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Generic aminal

An aminal or aminoacetal is a functional group or type of organic compound that has two amine groups attached to the same carbon atom: -C(NR2)(NR2)-. (As is customary in organic chemistry, R can represent hydrogen or an alkyl group).[1]

The aminal and the hemiaminal groups are analogous to hemiacetals and acetals with nitrogen replaced by oxygen. Aminals are encountered in, for instance, the Fischer indole synthesis. Cyclic aminals are well known, being typically derived by the condensation of a diamine and an aldehyde.[2] An example (although not derived from a diamine) is hexamethylenetetramine derived from ammonia and formaldehyde.

Hemiaminal ethersEdit

 
Hemiaminal ether derived from an aldehyde
 
Hemiaminal ether derived from a ketone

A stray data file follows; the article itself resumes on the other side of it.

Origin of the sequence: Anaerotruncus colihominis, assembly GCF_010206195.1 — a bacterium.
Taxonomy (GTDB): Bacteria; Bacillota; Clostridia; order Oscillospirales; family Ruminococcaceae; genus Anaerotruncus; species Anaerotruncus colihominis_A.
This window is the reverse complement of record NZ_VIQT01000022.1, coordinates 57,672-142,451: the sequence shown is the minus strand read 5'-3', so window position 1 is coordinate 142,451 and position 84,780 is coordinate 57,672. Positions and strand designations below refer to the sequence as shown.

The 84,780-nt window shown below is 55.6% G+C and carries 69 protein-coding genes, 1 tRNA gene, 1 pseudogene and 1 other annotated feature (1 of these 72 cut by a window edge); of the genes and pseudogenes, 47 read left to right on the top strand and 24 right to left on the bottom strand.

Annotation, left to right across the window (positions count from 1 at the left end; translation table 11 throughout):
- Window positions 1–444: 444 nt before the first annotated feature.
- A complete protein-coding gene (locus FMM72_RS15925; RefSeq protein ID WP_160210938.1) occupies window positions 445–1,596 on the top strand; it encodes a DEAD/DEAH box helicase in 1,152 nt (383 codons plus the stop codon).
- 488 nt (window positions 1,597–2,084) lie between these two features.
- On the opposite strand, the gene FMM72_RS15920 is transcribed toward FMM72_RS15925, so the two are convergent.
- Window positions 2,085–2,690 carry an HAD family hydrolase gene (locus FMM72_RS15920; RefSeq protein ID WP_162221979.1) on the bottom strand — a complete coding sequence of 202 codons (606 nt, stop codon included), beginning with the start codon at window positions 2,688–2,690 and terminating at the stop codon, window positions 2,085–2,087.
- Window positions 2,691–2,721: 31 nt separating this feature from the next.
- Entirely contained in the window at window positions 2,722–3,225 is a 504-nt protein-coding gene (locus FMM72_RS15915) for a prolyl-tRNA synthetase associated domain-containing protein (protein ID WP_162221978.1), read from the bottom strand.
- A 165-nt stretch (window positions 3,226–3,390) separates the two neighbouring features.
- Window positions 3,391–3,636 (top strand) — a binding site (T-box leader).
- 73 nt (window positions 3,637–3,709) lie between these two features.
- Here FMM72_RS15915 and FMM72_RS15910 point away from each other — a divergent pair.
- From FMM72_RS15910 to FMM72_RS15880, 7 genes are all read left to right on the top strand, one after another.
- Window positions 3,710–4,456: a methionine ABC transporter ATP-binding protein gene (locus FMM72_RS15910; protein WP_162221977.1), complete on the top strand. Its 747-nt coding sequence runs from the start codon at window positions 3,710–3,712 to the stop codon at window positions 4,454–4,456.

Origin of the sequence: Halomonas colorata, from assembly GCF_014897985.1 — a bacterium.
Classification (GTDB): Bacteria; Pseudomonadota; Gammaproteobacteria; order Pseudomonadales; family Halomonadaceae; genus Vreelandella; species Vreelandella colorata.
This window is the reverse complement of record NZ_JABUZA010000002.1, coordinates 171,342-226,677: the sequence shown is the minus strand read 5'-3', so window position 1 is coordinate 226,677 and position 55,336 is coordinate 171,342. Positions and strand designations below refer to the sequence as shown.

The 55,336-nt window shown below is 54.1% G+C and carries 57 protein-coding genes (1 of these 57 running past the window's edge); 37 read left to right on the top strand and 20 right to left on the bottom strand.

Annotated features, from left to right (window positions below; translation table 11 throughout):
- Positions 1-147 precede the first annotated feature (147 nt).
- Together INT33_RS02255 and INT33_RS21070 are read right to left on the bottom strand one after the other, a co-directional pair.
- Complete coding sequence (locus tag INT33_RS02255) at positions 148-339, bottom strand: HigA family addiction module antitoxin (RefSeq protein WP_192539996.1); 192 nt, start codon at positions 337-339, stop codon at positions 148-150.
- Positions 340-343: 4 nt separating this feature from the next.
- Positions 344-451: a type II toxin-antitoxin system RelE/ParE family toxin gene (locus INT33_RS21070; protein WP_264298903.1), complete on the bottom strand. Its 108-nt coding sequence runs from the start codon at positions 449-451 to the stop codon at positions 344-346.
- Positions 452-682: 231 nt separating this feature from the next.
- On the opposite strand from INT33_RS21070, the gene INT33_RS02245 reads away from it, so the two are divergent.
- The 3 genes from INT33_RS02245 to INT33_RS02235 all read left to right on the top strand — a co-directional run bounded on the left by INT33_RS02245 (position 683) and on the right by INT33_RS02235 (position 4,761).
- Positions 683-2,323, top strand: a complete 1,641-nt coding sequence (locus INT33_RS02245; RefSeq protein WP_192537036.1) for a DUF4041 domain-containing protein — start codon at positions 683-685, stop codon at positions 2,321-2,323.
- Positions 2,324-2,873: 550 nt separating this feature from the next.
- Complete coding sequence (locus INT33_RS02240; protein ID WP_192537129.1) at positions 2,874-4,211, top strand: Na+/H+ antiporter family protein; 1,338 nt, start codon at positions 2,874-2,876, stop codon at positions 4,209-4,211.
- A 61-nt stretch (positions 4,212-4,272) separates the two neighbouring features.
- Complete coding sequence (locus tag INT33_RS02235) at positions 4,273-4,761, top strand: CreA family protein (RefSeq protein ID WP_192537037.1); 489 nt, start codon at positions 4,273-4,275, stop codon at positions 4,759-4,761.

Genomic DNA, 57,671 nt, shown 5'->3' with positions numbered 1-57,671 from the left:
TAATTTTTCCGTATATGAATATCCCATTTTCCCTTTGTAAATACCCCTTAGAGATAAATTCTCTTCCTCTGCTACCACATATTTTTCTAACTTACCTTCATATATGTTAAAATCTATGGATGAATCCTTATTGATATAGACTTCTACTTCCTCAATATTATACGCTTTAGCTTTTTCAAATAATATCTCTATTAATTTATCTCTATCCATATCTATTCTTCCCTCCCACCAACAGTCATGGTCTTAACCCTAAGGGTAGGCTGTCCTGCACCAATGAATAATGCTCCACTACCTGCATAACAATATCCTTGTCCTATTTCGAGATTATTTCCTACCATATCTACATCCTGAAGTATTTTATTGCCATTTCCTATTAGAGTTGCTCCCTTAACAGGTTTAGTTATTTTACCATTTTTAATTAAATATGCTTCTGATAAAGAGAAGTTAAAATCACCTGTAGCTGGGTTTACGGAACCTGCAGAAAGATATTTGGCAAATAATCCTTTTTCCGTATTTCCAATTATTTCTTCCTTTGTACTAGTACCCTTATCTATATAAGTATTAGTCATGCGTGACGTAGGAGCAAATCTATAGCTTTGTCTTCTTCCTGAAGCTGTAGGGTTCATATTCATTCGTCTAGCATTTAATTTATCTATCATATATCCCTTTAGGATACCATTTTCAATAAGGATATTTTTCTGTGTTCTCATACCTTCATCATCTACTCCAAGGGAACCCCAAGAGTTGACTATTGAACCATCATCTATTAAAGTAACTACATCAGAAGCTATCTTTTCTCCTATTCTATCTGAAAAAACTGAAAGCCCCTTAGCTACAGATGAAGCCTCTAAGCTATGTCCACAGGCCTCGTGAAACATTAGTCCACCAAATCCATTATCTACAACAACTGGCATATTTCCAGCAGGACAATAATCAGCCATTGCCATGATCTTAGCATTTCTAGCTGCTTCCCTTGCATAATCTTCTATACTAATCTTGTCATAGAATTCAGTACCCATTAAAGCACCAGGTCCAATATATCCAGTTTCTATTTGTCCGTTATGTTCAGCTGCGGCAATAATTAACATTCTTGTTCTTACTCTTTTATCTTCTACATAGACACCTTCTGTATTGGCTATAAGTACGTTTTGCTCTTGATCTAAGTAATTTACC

Hemiaminal ethers are also sometimes called aminals although it is discouraged by the IUPAC. The ethers have the following structure: R‴-C(NR'2)(OR")-R⁗. The glycosylamines are examples of cyclic hemiaminal ethers.

See alsoEdit

ReferencesEdit

  1. ^ IUPAC, Compendium of Chemical Terminology, 2nd ed. (the "Gold Book") (1997). Online corrected version:  (2006–) "aminals".
  2. ^ Hiersemann, M. "Functions bearing two nitrogens" in Comprehensive Organic Functional Group Transformations II 2005, volume 4, 411-441. Edited by Katritzky, Alan R.; Taylor, Richard J. K. doi:10.1016/B0-08-044655-8/00075-1